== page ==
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Can a divorcing parent’s mental health affect custody?

New Jersey parents going through a divorce understand that child custody issues can be tough, especially when deciding where the kids will live and who will take care of them.

The issue becomes more complicated when the parents disagree on who that should be, and to add to that, if one parent has a mental health condition, it can make the situation more challenging.

What is mental health?

First, let’s talk about mental health. Mental health is all about how we think, feel and act. This includes our emotions, thoughts, behaviors and how well we control our thoughts and emotions.

One of every five Americans lives with a mental health condition. That is many people, so the courts understand this and deal with it in cases all the time. However, that does not mean they ignore it.

Impact on the court’s decision

When a parent asks if their mental health status or condition will affect the court’s decision on child custody, the answer is: it depends.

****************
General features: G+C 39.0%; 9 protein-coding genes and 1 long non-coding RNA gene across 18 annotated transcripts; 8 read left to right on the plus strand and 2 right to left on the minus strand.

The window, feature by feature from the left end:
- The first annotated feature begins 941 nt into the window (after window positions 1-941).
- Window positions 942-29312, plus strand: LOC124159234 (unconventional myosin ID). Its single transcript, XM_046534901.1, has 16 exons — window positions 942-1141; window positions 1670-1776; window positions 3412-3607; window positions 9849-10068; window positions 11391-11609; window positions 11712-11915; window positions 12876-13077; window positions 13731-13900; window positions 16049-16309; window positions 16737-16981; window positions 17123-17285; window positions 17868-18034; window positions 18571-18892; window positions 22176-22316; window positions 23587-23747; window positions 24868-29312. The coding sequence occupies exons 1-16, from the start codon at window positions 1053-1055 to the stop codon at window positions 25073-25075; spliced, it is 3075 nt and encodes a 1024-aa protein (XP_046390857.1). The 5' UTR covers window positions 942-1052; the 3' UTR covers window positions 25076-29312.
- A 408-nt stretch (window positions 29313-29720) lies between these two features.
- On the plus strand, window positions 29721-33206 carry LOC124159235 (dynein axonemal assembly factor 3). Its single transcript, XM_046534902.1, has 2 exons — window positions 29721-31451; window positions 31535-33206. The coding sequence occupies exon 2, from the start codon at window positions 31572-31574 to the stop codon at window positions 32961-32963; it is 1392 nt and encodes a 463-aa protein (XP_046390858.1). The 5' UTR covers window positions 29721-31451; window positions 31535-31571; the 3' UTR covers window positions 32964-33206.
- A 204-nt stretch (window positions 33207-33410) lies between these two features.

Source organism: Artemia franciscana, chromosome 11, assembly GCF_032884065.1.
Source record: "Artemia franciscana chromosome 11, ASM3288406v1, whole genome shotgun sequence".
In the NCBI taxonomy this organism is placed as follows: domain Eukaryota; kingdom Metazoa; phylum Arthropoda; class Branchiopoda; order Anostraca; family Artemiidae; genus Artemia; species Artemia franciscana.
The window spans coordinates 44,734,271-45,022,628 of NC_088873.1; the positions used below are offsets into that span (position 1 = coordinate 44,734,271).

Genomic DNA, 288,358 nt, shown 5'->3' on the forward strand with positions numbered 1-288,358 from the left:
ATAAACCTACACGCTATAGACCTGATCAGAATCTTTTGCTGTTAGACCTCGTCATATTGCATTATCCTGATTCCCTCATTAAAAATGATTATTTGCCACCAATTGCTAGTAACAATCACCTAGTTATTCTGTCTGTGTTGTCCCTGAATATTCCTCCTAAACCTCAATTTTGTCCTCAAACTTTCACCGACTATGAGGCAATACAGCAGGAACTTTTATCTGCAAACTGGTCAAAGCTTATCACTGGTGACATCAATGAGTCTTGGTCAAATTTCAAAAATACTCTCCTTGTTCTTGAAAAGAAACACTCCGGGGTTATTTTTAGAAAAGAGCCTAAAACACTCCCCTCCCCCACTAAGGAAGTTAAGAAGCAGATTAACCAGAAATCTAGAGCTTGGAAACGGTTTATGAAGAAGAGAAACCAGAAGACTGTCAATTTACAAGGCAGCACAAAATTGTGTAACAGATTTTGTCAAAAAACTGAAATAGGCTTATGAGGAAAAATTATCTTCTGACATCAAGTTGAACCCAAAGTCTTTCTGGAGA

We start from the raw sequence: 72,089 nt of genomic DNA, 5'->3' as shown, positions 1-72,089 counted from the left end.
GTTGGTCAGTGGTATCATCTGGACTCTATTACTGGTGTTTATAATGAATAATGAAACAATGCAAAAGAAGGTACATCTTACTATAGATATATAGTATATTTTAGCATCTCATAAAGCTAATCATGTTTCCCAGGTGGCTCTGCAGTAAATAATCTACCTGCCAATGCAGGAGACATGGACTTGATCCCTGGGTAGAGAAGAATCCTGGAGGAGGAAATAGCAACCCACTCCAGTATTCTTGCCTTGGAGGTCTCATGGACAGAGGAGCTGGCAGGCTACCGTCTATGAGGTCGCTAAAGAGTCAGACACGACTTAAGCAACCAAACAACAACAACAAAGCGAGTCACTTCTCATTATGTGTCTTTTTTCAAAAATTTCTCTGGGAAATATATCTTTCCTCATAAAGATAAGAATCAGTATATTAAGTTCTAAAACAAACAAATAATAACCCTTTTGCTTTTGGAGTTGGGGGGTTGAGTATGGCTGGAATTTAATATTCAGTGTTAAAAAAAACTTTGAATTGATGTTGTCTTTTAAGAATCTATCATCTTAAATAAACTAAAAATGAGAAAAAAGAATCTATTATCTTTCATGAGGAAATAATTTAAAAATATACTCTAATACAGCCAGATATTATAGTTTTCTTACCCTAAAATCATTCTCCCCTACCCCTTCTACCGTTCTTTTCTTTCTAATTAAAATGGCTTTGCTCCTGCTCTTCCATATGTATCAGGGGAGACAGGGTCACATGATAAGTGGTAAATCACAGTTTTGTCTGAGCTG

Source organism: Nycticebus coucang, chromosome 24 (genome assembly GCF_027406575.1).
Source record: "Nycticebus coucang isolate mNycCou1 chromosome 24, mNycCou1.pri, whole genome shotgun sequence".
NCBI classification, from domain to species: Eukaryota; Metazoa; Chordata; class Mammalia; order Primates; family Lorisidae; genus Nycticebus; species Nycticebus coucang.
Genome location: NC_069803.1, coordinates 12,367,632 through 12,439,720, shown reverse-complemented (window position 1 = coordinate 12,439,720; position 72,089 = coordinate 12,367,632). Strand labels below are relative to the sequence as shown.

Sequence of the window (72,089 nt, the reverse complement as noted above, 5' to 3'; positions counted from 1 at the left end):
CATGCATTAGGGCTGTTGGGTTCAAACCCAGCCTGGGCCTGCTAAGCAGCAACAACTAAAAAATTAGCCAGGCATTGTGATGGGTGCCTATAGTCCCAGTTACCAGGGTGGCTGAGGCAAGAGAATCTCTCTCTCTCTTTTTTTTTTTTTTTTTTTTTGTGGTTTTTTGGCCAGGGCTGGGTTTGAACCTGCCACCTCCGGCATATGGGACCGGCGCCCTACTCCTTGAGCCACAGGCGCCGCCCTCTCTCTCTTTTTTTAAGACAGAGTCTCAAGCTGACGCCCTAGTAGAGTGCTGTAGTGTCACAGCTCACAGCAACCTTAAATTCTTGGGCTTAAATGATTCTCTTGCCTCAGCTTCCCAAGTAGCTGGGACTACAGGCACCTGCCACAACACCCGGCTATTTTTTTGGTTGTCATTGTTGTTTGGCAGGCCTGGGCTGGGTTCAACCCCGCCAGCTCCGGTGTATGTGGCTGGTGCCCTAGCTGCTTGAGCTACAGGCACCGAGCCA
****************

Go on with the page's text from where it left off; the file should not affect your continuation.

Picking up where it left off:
When the court finds out that parental mental health is one issue, it will consider it one factor among many when deciding who the child should live with. The court will look at:

  • The parent’s ability to parent their child
  • The child’s safety
  • Any history of abuse or neglect
  • Any allegations of abuse or neglect by credible sources
  • The child’s stability
  • The child’s health and happiness

Essentially, the court is tasked with ensuring that the child is in the safest place and cared for by the most capable person. Whether that is the parent who has the condition or the other parent, or both, depends on each individual case.

Let’s say a parent has had depression for most of their life and they take medication and attend therapy. They have been under treatment for many years and are grateful for the help from their doctor. They have been cooperative in seeking help and using resources given to them.

In such a case, the factor of mental illness may be much less important than, say, in a case where the parent is a raging alcoholic who denies their condition, contrary to clear evidence presented to the court, including the child’s testimony, if the child is mature enough to speak and communicate with the judge.

Bottom line

Mental health matters are a sensitive topic for parents going through a divorce because there is a lot of uncertainty around custody when the court is evaluating all factors.

It is understandable to be anxious and stressed during this time. However, remember that the court is not out to hurt you or take your child away. The court simply wants to do what is best for your child.